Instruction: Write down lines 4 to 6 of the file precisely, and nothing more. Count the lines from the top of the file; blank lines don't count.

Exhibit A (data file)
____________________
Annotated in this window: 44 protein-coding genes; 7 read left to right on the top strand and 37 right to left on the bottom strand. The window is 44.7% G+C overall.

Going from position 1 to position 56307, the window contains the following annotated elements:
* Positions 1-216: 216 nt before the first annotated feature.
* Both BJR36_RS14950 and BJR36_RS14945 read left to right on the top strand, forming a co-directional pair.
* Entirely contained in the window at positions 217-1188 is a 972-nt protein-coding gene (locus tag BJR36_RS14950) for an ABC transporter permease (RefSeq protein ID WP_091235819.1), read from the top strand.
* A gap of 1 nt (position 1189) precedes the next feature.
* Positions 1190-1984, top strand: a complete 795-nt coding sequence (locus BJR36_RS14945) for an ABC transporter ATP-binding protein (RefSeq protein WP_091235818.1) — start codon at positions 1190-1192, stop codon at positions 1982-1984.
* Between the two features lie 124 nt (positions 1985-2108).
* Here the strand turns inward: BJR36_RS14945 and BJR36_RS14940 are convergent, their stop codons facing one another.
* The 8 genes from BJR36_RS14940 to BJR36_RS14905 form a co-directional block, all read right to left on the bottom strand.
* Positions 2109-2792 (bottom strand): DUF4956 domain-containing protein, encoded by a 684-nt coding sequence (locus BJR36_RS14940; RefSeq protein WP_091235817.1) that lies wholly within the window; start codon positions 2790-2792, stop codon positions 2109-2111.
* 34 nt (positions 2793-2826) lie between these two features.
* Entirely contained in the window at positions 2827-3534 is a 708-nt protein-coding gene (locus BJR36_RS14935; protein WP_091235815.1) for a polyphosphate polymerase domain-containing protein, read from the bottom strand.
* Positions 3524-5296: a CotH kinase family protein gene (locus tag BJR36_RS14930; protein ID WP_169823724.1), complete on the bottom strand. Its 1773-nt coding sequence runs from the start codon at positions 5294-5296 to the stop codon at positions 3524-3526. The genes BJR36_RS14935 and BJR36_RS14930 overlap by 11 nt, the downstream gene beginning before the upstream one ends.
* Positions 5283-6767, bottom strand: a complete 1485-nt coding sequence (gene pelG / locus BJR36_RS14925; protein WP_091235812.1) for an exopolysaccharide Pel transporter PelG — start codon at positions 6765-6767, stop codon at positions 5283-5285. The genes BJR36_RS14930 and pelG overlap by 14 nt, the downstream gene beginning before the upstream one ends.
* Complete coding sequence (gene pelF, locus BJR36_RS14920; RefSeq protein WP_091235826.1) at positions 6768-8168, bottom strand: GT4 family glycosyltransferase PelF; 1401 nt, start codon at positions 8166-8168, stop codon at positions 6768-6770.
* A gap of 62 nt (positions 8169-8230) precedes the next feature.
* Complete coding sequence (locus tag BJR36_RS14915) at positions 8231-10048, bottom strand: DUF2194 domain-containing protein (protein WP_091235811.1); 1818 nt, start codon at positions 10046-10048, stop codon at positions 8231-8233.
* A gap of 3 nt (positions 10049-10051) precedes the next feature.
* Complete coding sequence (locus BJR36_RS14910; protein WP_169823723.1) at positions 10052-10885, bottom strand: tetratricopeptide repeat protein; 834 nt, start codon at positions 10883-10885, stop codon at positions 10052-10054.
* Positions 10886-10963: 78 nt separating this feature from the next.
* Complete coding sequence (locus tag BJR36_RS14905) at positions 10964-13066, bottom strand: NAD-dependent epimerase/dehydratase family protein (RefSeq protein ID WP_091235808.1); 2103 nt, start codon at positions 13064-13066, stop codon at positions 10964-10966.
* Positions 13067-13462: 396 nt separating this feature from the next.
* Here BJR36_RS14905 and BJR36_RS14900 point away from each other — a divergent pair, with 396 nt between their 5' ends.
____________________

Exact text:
* Both BJR36_RS14950 and BJR36_RS14945 read left to right on the top strand, forming a co-directional pair.
* Entirely contained in the window at positions 217-1188 is a 972-nt protein-coding gene (locus tag BJR36_RS14950) for an ABC transporter permease (RefSeq protein ID WP_091235819.1), read from the top strand.
* A gap of 1 nt (position 1189) precedes the next feature.